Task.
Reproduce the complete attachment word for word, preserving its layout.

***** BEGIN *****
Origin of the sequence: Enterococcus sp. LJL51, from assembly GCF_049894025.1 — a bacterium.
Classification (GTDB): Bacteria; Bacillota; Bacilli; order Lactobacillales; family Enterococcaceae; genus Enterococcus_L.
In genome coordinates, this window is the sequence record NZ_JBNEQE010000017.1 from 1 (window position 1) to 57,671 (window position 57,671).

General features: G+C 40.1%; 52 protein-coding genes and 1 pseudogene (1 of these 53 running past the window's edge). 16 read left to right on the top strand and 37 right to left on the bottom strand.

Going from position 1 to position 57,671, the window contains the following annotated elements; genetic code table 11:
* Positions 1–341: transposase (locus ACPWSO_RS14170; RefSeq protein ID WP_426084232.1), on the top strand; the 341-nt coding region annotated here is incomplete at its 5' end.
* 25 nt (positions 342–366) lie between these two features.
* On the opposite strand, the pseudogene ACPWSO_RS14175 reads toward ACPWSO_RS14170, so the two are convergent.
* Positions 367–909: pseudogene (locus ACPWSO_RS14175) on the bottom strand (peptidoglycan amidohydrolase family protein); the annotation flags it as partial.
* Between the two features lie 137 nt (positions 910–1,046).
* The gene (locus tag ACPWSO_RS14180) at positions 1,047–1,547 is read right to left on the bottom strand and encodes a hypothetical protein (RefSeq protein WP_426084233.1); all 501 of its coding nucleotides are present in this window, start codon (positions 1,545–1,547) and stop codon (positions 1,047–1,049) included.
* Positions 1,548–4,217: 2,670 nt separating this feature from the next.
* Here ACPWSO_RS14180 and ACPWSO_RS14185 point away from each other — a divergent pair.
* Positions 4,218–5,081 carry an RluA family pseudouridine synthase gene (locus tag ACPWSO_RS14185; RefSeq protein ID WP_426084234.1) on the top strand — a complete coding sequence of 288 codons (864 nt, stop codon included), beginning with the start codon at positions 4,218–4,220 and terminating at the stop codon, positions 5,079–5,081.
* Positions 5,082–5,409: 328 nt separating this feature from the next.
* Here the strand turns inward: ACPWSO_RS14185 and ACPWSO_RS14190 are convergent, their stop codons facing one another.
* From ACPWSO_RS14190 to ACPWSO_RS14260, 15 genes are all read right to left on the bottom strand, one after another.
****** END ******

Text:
Origin of the sequence: Enterococcus sp. LJL51, from assembly GCF_049894025.1 — a bacterium.
Classification (GTDB): Bacteria; Bacillota; Bacilli; order Lactobacillales; family Enterococcaceae; genus Enterococcus_L.
In genome coordinates, this window is the sequence record NZ_JBNEQE010000017.1 from 1 (window position 1) to 57,671 (window position 57,671).

General features: G+C 40.1%; 52 protein-coding genes and 1 pseudogene (1 of these 53 running past the window's edge). 16 read left to right on the top strand and 37 right to left on the bottom strand.

Going from position 1 to position 57,671, the window contains the following annotated elements; genetic code table 11:
* Positions 1–341: transposase (locus ACPWSO_RS14170; RefSeq protein ID WP_426084232.1), on the top strand; the 341-nt coding region annotated here is incomplete at its 5' end.
* 25 nt (positions 342–366) lie between these two features.
* On the opposite strand, the pseudogene ACPWSO_RS14175 reads toward ACPWSO_RS14170, so the two are convergent.
* Positions 367–909: pseudogene (locus ACPWSO_RS14175) on the bottom strand (peptidoglycan amidohydrolase family protein); the annotation flags it as partial.
* Between the two features lie 137 nt (positions 910–1,046).
* The gene (locus tag ACPWSO_RS14180) at positions 1,047–1,547 is read right to left on the bottom strand and encodes a hypothetical protein (RefSeq protein WP_426084233.1); all 501 of its coding nucleotides are present in this window, start codon (positions 1,545–1,547) and stop codon (positions 1,047–1,049) included.
* Positions 1,548–4,217: 2,670 nt separating this feature from the next.
* Here ACPWSO_RS14180 and ACPWSO_RS14185 point away from each other — a divergent pair.
* Positions 4,218–5,081 carry an RluA family pseudouridine synthase gene (locus tag ACPWSO_RS14185; RefSeq protein ID WP_426084234.1) on the top strand — a complete coding sequence of 288 codons (864 nt, stop codon included), beginning with the start codon at positions 4,218–4,220 and terminating at the stop codon, positions 5,079–5,081.
* Positions 5,082–5,409: 328 nt separating this feature from the next.
* Here the strand turns inward: ACPWSO_RS14185 and ACPWSO_RS14190 are convergent, their stop codons facing one another.
* From ACPWSO_RS14190 to ACPWSO_RS14260, 15 genes are all read right to left on the bottom strand, one after another.